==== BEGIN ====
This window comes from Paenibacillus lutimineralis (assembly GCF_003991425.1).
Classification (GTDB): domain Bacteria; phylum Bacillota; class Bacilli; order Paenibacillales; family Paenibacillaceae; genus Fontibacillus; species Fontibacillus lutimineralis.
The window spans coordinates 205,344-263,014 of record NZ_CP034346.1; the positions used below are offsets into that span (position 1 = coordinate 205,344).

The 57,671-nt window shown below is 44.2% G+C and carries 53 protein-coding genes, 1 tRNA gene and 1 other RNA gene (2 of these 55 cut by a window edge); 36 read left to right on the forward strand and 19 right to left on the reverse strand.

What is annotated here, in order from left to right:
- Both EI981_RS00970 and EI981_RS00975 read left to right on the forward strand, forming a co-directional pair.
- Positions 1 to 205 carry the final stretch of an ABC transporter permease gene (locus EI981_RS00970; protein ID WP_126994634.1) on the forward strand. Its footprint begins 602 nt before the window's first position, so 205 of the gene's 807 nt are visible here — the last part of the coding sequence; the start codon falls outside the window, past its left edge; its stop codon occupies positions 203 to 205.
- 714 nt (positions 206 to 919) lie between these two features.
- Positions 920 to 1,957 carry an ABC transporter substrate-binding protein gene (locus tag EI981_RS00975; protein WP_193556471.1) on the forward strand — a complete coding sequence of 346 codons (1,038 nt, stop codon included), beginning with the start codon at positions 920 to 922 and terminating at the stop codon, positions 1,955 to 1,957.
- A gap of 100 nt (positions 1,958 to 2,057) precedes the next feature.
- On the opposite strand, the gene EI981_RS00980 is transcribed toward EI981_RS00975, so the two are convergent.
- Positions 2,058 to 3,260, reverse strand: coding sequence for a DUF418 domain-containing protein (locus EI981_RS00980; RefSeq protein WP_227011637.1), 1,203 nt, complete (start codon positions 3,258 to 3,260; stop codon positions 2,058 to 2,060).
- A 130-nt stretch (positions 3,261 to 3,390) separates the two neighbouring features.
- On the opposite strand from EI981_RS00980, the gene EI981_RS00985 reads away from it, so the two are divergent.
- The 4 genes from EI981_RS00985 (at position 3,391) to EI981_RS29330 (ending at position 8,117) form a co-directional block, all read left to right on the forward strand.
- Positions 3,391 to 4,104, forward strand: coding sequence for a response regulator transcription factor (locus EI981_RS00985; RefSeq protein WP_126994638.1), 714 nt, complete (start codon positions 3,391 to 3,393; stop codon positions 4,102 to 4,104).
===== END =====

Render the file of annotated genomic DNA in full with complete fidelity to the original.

This window comes from Paenibacillus lutimineralis (assembly GCF_003991425.1).
Classification (GTDB): domain Bacteria; phylum Bacillota; class Bacilli; order Paenibacillales; family Paenibacillaceae; genus Fontibacillus; species Fontibacillus lutimineralis.
The window spans coordinates 205,344-263,014 of record NZ_CP034346.1; the positions used below are offsets into that span (position 1 = coordinate 205,344).

The 57,671-nt window shown below is 44.2% G+C and carries 53 protein-coding genes, 1 tRNA gene and 1 other RNA gene (2 of these 55 cut by a window edge); 36 read left to right on the forward strand and 19 right to left on the reverse strand.

What is annotated here, in order from left to right:
- Both EI981_RS00970 and EI981_RS00975 read left to right on the forward strand, forming a co-directional pair.
- Positions 1 to 205 carry the final stretch of an ABC transporter permease gene (locus EI981_RS00970; protein ID WP_126994634.1) on the forward strand. Its footprint begins 602 nt before the window's first position, so 205 of the gene's 807 nt are visible here — the last part of the coding sequence; the start codon falls outside the window, past its left edge; its stop codon occupies positions 203 to 205.
- 714 nt (positions 206 to 919) lie between these two features.
- Positions 920 to 1,957 carry an ABC transporter substrate-binding protein gene (locus tag EI981_RS00975; protein WP_193556471.1) on the forward strand — a complete coding sequence of 346 codons (1,038 nt, stop codon included), beginning with the start codon at positions 920 to 922 and terminating at the stop codon, positions 1,955 to 1,957.
- A gap of 100 nt (positions 1,958 to 2,057) precedes the next feature.
- On the opposite strand, the gene EI981_RS00980 is transcribed toward EI981_RS00975, so the two are convergent.
- Positions 2,058 to 3,260, reverse strand: coding sequence for a DUF418 domain-containing protein (locus EI981_RS00980; RefSeq protein WP_227011637.1), 1,203 nt, complete (start codon positions 3,258 to 3,260; stop codon positions 2,058 to 2,060).
- A 130-nt stretch (positions 3,261 to 3,390) separates the two neighbouring features.
- On the opposite strand from EI981_RS00980, the gene EI981_RS00985 reads away from it, so the two are divergent.
- The 4 genes from EI981_RS00985 (at position 3,391) to EI981_RS29330 (ending at position 8,117) form a co-directional block, all read left to right on the forward strand.
- Positions 3,391 to 4,104, forward strand: coding sequence for a response regulator transcription factor (locus EI981_RS00985; RefSeq protein WP_126994638.1), 714 nt, complete (start codon positions 3,391 to 3,393; stop codon positions 4,102 to 4,104).